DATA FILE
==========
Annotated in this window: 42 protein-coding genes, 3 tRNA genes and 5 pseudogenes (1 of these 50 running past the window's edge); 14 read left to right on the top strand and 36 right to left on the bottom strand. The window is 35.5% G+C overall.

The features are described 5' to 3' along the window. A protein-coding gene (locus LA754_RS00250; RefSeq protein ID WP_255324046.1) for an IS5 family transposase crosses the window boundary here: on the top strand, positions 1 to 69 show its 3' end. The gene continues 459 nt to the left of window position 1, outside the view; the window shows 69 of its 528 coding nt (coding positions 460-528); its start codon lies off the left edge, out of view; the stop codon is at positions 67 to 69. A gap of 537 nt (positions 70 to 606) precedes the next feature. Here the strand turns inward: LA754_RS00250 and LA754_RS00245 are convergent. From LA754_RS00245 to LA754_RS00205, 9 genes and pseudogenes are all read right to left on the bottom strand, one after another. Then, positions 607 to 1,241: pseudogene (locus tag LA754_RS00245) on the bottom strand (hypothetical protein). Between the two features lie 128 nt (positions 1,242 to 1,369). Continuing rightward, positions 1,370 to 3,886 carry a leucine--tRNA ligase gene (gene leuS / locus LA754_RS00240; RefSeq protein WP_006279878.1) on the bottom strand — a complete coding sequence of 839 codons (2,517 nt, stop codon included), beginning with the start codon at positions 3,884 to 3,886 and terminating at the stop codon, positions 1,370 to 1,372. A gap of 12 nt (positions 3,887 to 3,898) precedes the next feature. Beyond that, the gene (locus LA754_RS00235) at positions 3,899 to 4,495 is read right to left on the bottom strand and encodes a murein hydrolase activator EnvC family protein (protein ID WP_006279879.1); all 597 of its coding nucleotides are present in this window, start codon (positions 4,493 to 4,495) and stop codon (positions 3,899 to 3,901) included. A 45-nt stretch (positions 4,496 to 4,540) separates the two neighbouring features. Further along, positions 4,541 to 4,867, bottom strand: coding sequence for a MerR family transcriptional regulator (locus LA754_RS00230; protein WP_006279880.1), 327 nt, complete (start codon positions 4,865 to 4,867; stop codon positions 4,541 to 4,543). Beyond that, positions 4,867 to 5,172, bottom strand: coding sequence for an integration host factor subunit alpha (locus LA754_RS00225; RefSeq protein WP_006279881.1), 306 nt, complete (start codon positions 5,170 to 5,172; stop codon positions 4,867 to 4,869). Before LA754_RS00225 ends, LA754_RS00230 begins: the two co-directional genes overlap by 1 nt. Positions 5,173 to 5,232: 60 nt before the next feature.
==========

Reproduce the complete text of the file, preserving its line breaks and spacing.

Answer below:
Annotated in this window: 42 protein-coding genes, 3 tRNA genes and 5 pseudogenes (1 of these 50 running past the window's edge); 14 read left to right on the top strand and 36 right to left on the bottom strand. The window is 35.5% G+C overall.

The features are described 5' to 3' along the window. A protein-coding gene (locus LA754_RS00250; RefSeq protein ID WP_255324046.1) for an IS5 family transposase crosses the window boundary here: on the top strand, positions 1 to 69 show its 3' end. The gene continues 459 nt to the left of window position 1, outside the view; the window shows 69 of its 528 coding nt (coding positions 460-528); its start codon lies off the left edge, out of view; the stop codon is at positions 67 to 69. A gap of 537 nt (positions 70 to 606) precedes the next feature. Here the strand turns inward: LA754_RS00250 and LA754_RS00245 are convergent. From LA754_RS00245 to LA754_RS00205, 9 genes and pseudogenes are all read right to left on the bottom strand, one after another. Then, positions 607 to 1,241: pseudogene (locus tag LA754_RS00245) on the bottom strand (hypothetical protein). Between the two features lie 128 nt (positions 1,242 to 1,369). Continuing rightward, positions 1,370 to 3,886 carry a leucine--tRNA ligase gene (gene leuS / locus LA754_RS00240; RefSeq protein WP_006279878.1) on the bottom strand — a complete coding sequence of 839 codons (2,517 nt, stop codon included), beginning with the start codon at positions 3,884 to 3,886 and terminating at the stop codon, positions 1,370 to 1,372. A gap of 12 nt (positions 3,887 to 3,898) precedes the next feature. Beyond that, the gene (locus LA754_RS00235) at positions 3,899 to 4,495 is read right to left on the bottom strand and encodes a murein hydrolase activator EnvC family protein (protein ID WP_006279879.1); all 597 of its coding nucleotides are present in this window, start codon (positions 4,493 to 4,495) and stop codon (positions 3,899 to 3,901) included. A 45-nt stretch (positions 4,496 to 4,540) separates the two neighbouring features. Further along, positions 4,541 to 4,867, bottom strand: coding sequence for a MerR family transcriptional regulator (locus LA754_RS00230; protein WP_006279880.1), 327 nt, complete (start codon positions 4,865 to 4,867; stop codon positions 4,541 to 4,543). Beyond that, positions 4,867 to 5,172, bottom strand: coding sequence for an integration host factor subunit alpha (locus LA754_RS00225; RefSeq protein WP_006279881.1), 306 nt, complete (start codon positions 5,170 to 5,172; stop codon positions 4,867 to 4,869). Before LA754_RS00225 ends, LA754_RS00230 begins: the two co-directional genes overlap by 1 nt. Positions 5,173 to 5,232: 60 nt before the next feature.